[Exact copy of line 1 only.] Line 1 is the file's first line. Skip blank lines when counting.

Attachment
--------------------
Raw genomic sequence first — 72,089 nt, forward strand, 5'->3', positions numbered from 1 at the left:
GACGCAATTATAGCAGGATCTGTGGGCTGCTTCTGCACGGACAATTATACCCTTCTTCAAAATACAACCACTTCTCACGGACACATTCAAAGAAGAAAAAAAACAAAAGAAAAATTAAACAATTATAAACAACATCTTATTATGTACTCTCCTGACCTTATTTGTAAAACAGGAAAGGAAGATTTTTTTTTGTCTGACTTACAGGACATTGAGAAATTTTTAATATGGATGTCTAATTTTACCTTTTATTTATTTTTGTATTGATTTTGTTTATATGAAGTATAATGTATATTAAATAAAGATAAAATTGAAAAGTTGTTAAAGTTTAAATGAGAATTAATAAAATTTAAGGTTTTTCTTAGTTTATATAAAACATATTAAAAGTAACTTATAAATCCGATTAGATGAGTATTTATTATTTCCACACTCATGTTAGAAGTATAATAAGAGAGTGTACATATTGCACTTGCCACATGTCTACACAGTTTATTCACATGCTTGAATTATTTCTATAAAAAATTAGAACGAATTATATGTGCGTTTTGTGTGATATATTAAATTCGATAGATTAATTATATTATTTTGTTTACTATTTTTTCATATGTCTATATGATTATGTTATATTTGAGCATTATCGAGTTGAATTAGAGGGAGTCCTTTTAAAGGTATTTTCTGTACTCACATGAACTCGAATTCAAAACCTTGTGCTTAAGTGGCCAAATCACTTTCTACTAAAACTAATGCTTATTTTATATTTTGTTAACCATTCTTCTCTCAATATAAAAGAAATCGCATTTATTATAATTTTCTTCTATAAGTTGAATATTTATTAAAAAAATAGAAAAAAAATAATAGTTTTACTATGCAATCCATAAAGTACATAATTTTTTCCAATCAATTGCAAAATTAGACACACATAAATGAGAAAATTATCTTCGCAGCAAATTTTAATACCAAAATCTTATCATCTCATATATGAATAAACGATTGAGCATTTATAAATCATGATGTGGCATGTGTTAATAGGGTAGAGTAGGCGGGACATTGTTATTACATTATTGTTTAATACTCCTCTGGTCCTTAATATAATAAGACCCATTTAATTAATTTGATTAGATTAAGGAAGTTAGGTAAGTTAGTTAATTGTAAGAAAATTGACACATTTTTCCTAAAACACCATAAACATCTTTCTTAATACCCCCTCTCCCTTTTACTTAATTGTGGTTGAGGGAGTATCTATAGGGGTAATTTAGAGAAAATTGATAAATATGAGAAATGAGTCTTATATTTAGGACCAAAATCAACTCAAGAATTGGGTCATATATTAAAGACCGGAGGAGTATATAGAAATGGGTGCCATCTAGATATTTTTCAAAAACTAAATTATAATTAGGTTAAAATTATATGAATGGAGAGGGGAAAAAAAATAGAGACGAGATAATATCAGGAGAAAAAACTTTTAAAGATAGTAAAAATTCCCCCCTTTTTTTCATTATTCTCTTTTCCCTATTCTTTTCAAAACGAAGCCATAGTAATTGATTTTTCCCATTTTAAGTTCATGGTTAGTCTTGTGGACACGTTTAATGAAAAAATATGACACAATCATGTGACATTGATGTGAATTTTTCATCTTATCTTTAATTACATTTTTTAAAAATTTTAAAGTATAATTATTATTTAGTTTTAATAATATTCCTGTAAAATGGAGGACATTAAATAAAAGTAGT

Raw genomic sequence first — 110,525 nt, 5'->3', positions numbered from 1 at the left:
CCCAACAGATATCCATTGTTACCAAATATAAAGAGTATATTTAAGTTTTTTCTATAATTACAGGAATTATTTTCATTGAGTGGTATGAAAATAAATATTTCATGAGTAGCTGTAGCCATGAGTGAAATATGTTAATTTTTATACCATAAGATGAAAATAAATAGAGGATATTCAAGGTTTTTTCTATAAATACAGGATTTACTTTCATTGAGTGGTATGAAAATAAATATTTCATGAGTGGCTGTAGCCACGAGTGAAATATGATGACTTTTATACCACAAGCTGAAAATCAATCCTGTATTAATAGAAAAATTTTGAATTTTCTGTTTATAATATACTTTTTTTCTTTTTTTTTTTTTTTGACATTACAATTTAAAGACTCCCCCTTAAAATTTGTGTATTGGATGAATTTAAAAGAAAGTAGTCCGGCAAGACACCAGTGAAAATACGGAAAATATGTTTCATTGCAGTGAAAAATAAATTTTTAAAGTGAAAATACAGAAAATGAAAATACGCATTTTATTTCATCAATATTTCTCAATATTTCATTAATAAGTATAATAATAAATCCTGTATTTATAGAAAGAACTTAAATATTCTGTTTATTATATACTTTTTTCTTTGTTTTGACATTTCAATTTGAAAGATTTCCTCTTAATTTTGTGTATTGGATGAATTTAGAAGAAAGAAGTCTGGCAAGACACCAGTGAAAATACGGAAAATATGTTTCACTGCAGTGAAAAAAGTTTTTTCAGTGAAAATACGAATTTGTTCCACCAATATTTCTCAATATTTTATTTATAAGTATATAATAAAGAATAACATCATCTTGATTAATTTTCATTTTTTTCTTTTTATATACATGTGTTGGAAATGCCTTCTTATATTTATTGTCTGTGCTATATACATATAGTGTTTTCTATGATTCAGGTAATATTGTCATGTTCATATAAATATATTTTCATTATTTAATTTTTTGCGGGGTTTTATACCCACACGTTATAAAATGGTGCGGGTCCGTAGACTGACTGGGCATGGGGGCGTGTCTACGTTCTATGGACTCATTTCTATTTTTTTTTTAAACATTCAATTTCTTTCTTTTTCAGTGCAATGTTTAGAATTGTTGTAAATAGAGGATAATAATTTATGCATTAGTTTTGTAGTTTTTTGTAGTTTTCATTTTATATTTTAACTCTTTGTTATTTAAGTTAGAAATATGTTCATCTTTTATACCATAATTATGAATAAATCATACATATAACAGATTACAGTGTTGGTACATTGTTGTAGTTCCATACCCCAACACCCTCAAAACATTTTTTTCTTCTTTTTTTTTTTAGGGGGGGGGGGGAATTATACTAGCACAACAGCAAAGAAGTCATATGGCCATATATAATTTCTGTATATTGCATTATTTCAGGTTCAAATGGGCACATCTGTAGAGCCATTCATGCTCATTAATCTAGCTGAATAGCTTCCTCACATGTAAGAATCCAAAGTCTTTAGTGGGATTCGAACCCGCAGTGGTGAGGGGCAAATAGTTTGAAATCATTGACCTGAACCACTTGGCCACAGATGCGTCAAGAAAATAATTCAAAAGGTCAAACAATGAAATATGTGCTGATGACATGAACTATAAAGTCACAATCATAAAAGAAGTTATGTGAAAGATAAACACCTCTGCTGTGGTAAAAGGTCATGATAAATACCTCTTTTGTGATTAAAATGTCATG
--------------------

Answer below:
Raw genomic sequence first — 72,089 nt, forward strand, 5'->3', positions numbered from 1 at the left: